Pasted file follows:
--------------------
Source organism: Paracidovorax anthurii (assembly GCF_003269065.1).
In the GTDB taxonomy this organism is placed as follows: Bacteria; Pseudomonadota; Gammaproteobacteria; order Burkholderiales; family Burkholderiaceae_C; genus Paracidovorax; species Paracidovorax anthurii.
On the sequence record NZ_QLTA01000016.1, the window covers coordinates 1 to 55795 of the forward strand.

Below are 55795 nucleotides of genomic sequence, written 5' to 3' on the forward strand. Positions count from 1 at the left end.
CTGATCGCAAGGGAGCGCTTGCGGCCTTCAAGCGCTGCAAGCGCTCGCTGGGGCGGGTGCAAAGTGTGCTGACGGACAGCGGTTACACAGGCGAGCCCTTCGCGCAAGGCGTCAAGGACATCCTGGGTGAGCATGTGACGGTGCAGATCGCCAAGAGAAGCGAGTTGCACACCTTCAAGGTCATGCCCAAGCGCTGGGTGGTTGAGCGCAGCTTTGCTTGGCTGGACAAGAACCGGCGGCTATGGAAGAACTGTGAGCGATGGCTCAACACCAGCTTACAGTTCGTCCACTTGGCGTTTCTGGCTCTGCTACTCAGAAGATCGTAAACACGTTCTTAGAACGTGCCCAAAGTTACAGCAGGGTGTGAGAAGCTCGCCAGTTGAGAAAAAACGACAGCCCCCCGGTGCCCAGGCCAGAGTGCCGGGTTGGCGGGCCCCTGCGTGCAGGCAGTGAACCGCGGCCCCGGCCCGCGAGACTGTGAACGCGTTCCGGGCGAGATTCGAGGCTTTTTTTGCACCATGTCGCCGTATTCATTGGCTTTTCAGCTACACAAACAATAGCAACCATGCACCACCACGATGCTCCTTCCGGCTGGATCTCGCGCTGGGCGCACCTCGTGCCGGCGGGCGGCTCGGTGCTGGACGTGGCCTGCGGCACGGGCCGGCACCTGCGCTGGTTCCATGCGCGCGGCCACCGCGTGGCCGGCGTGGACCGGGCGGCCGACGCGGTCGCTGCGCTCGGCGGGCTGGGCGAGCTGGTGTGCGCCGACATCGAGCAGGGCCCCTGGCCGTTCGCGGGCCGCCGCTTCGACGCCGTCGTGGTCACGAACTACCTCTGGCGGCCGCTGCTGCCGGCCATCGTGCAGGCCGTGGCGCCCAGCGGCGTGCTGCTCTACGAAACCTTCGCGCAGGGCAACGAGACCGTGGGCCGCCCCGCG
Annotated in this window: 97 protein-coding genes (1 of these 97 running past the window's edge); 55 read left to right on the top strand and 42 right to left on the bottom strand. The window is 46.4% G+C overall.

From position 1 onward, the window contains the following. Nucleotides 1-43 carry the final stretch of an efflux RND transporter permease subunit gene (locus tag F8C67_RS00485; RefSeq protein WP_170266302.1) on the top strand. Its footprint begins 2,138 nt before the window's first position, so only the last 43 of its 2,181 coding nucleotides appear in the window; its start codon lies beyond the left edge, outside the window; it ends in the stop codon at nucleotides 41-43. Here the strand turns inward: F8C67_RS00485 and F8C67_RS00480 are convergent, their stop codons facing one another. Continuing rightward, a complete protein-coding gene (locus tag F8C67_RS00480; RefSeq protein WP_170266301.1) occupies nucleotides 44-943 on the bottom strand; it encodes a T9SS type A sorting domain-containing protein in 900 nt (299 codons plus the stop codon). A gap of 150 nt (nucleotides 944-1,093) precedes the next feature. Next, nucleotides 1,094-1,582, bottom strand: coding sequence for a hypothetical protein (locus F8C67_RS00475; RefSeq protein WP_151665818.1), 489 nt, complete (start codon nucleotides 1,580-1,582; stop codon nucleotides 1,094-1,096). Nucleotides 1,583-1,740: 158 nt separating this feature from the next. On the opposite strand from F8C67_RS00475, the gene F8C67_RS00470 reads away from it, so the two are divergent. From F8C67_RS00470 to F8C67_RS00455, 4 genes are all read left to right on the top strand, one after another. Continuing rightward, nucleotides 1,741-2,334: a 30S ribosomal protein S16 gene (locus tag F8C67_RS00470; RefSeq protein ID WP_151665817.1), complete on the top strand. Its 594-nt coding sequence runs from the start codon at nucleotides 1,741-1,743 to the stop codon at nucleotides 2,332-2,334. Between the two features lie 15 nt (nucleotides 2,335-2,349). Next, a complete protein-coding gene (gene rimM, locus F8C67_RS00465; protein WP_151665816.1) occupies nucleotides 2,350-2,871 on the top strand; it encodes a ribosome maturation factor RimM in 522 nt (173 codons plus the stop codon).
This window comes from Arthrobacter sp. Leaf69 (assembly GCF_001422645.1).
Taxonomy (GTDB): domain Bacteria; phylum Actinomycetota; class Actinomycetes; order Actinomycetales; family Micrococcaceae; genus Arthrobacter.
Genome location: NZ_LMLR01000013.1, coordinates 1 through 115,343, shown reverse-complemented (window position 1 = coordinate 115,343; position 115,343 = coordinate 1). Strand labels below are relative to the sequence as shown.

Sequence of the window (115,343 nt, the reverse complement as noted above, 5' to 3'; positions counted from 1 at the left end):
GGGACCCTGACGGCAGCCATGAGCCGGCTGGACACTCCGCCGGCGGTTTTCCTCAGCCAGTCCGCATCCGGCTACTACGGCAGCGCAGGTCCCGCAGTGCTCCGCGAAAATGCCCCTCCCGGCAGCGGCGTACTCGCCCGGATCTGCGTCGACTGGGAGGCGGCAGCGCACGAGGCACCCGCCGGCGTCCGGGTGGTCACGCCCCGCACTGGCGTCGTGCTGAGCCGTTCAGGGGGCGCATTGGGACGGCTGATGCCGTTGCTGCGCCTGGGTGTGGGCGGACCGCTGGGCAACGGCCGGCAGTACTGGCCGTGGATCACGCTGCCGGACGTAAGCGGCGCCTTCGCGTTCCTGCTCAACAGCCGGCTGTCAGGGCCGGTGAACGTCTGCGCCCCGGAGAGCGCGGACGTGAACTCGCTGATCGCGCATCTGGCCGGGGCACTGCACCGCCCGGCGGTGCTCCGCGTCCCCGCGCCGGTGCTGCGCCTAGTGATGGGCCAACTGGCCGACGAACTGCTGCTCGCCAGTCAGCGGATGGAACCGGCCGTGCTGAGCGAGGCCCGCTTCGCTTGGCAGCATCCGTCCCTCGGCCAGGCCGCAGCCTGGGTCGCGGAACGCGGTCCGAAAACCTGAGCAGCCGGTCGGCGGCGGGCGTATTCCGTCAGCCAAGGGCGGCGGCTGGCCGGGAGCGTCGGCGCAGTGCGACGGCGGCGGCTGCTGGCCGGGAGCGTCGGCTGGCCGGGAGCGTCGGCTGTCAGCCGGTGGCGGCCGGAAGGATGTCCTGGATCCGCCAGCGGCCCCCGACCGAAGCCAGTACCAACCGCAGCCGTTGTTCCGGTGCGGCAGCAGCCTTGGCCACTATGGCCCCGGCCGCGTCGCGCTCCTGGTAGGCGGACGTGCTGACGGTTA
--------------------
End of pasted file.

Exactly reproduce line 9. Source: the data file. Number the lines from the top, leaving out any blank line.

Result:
Taxonomy (GTDB): domain Bacteria; phylum Actinomycetota; class Actinomycetes; order Actinomycetales; family Micrococcaceae; genus Arthrobacter.